the politics of (fake) pregnancy
This week, news came from the US of a bizarre product which has become available online. Entrepreneurial pregnant women have been selling their positive pregnancy tests to people online via the Craigslist website – on which you can find just about anything.* Even more interestingly, women have been posting ads wanting to buy tests with a positive result. The target market: women after a hasty marriage proposal, or a laugh.
A quick Google of the issue’s key terms prove it’s not just pregnant women peeing on sticks that are cashing in on the phenomenon. For the squeamish – i.e. most people, because handling something drenched in unfamiliar bodily fluids is just creepy unless you’re a doctor, nurse or pathologist – positive pregnancy test kits are listed on eBay minus the urine residue and not a single word proclaiming its illegitimacy on the packaging. Furthermore, there are online tutorials on how to fake your way to a positive test as well.
If women are using fake pregnancy tests to scare men into relationships – and it may be a bit of a stretch of the imagination, but bear with us, it is interesting to look at why such a step could be taken.
Looking to statistics, it would seem heterosexual marriage is on the decline. The Centre for Social Justice think tank forecast only 57% of families will be run by married couples in 2031, dropping to 49.5% in 2047. Married adults dropped from 72% to 54% over a forty year period at 2010. The reasons to get married are becoming fewer in a more liberal Western society: we can have sex, have a gaggle of children and be financially self-sufficient without putting a ring on it. Only one in five females aged 9 – 21 (an interesting age group to study) rate marriage as a marker of success in life and 70% of surveyed Americans found marriage to be weaker as an institution. So why is there still a desire to pursue a proposal with a false positive pregnancy test?
To ignore the joke aspect of pre-peed on positive tests would be remiss, considering there are postings on Craigslist asking for revenge against a cheating partner. Again, the eBay testing kits advertise their product primarily to play a prank – perhaps for legal reasons. That said, one cannot rule out the desire of some women to push their way into a shotgun style wedding with these fake tests.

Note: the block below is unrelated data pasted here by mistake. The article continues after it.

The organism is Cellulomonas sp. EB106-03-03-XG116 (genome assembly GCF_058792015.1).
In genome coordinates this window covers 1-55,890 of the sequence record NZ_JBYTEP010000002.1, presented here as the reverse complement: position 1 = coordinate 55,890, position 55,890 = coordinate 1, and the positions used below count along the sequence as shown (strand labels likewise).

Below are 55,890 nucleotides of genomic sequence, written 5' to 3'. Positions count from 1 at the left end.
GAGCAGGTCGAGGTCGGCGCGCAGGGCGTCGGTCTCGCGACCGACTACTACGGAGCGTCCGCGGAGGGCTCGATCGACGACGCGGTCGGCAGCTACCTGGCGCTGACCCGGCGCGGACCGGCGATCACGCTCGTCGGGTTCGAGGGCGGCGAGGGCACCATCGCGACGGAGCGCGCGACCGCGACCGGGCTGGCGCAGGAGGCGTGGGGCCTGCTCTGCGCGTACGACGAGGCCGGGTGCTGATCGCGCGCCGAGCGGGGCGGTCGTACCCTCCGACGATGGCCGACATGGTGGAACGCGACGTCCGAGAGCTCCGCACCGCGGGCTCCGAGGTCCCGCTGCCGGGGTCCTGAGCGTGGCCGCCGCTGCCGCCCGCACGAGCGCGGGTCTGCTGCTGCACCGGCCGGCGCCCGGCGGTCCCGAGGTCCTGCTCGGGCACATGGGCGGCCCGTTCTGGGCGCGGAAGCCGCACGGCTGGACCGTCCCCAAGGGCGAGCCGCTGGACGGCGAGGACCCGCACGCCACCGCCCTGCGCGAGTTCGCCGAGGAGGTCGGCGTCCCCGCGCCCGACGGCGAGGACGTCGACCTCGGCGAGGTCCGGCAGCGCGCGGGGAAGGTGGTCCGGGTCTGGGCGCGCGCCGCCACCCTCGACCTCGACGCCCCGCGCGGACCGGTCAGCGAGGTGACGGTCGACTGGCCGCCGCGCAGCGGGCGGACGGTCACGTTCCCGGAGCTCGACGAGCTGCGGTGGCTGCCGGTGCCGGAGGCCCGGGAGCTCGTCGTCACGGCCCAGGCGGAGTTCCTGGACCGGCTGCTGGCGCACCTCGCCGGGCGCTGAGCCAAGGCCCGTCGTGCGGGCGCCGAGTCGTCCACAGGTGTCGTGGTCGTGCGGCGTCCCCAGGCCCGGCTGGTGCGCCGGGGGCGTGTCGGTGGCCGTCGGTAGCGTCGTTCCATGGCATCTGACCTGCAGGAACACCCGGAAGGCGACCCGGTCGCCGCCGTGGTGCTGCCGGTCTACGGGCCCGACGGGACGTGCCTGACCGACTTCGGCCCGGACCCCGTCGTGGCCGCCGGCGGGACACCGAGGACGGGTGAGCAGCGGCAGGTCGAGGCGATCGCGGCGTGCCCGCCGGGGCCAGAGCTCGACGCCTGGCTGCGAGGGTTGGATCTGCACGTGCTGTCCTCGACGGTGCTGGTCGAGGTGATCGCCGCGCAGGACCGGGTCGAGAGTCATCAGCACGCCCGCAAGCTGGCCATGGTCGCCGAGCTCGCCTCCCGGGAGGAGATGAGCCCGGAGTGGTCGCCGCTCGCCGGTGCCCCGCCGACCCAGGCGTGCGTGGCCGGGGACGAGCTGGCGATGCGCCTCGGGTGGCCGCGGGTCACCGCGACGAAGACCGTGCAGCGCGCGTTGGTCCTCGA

But it’s not fair to say that these individual women are the sole culprit (for lack of a better word) in manufacturing a marriage, nor have they done anything inherently wrong as their behaviour is symptomatic of broader trends.
Despite the aforementioned figures, social pressure to marry is still prominent in Western society and the ethnic minorities within it. People are still being told love and marriage goes together like a horse and carriage at their temple, from their cultural traditions and even in pop culture. This is especially the case where planning for children is involved.
For all the pop culture jokes and data correlating with love and marriage in fact going together like chalk and cheese, marriage remains a socially designated step in the trajectory of adulthood regardless of the trajectory zigzagging to and from major milestones.
While it’s arguable more parents are worried about not getting grandchildren than being seeing their daughter walk down the aisle, social shame still occurs at in many ethnic diasporas where having a daughter left on the shelf (e.g. Shanghai, China) is worse than her being self-sufficient and single.
Faking a pregnancy to advance a relationship brings to light a number of ethical problems. Building a relationship on lies is never a good thing, especially when the end result is a ceremony with economic and legal repercussions… and the emotional stuff, but really the economic and legal factors is the shit that sticks. As opposed to ditching an uncommitted partner, these tests enable a woman to get hitched quickly by pushing the out-dated stigma about the ‘bastard child’ back into the public conscience. Or, you know, hone in on traditional gender roles pressuring men to conform to the idea of a provider.
But this isn’t just a trap for men as the media may label it. A 2008 study by University of Pennsylvania academics for the American Law and Economics Association found women to be less happy with their marriages than men, with unhappiness increasing over the time one has been married. Given this information and the possible negatives of a union forged by a phantom pregnancy, not to be too condescending, but it’s unlikely to result in happily ever after.
Considering the ethical ramifications and the emotional impact this could have for couples in the long run, fingers crossed more women are forking out for false pregnancy tests for a laugh… even if the ‘joke’ isn’t all that funny.
*The tests linked to this article were sourced after the original news story broke. It is not known how many pregnancy tests were available online before the first article appeared. This article primarily focuses on the suggestion that women would use the fake tests to ‘trap’ a man, and the implications of that suggestion.